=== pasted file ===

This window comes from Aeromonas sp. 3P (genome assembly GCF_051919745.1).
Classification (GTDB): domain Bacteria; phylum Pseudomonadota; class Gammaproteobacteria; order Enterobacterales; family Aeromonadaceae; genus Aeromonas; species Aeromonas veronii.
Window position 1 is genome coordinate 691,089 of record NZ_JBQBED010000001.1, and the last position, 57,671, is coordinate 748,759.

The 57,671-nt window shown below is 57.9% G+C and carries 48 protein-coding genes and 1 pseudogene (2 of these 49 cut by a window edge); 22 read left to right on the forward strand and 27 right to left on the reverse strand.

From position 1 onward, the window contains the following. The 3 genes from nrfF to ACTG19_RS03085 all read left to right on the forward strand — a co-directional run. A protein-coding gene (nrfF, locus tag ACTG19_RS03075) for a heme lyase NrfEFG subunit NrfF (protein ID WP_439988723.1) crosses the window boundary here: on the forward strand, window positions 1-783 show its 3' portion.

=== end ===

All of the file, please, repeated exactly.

This window comes from Aeromonas sp. 3P (genome assembly GCF_051919745.1).
Classification (GTDB): domain Bacteria; phylum Pseudomonadota; class Gammaproteobacteria; order Enterobacterales; family Aeromonadaceae; genus Aeromonas; species Aeromonas veronii.
Window position 1 is genome coordinate 691,089 of record NZ_JBQBED010000001.1, and the last position, 57,671, is coordinate 748,759.

The 57,671-nt window shown below is 57.9% G+C and carries 48 protein-coding genes and 1 pseudogene (2 of these 49 cut by a window edge); 22 read left to right on the forward strand and 27 right to left on the reverse strand.

From position 1 onward, the window contains the following. The 3 genes from nrfF to ACTG19_RS03085 all read left to right on the forward strand — a co-directional run. A protein-coding gene (nrfF, locus tag ACTG19_RS03075) for a heme lyase NrfEFG subunit NrfF (protein ID WP_439988723.1) crosses the window boundary here: on the forward strand, window positions 1-783 show its 3' portion.